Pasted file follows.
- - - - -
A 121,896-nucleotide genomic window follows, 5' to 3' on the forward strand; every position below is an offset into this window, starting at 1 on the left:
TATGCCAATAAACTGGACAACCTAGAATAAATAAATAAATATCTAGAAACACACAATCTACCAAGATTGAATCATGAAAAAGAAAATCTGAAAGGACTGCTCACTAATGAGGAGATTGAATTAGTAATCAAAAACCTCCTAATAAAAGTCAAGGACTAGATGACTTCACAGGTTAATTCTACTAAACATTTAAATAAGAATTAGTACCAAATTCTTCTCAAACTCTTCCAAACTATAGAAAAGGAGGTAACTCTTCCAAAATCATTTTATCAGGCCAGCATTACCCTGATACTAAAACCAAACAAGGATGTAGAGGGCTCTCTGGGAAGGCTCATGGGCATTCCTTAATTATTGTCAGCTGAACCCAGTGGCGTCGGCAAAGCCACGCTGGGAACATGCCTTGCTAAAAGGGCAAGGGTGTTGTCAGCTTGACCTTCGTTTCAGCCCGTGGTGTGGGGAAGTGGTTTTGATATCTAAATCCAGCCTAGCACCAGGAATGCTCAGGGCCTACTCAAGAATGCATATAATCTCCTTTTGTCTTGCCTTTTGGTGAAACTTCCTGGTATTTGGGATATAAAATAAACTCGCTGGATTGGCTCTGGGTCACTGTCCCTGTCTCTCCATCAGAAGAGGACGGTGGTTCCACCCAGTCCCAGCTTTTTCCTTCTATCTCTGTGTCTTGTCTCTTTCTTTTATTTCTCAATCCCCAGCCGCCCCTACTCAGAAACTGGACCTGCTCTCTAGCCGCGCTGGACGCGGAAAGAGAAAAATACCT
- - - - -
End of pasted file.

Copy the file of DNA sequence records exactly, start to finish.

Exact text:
A 121,896-nucleotide genomic window follows, 5' to 3' on the forward strand; every position below is an offset into this window, starting at 1 on the left:
TATGCCAATAAACTGGACAACCTAGAATAAATAAATAAATATCTAGAAACACACAATCTACCAAGATTGAATCATGAAAAAGAAAATCTGAAAGGACTGCTCACTAATGAGGAGATTGAATTAGTAATCAAAAACCTCCTAATAAAAGTCAAGGACTAGATGACTTCACAGGTTAATTCTACTAAACATTTAAATAAGAATTAGTACCAAATTCTTCTCAAACTCTTCCAAACTATAGAAAAGGAGGTAACTCTTCCAAAATCATTTTATCAGGCCAGCATTACCCTGATACTAAAACCAAACAAGGATGTAGAGGGCTCTCTGGGAAGGCTCATGGGCATTCCTTAATTATTGTCAGCTGAACCCAGTGGCGTCGGCAAAGCCACGCTGGGAACATGCCTTGCTAAAAGGGCAAGGGTGTTGTCAGCTTGACCTTCGTTTCAGCCCGTGGTGTGGGGAAGTGGTTTTGATATCTAAATCCAGCCTAGCACCAGGAATGCTCAGGGCCTACTCAAGAATGCATATAATCTCCTTTTGTCTTGCCTTTTGGTGAAACTTCCTGGTATTTGGGATATAAAATAAACTCGCTGGATTGGCTCTGGGTCACTGTCCCTGTCTCTCCATCAGAAGAGGACGGTGGTTCCACCCAGTCCCAGCTTTTTCCTTCTATCTCTGTGTCTTGTCTCTTTCTTTTATTTCTCAATCCCCAGCCGCCCCTACTCAGAAACTGGACCTGCTCTCTAGCCGCGCTGGACGCGGAAAGAGAAAAATACCT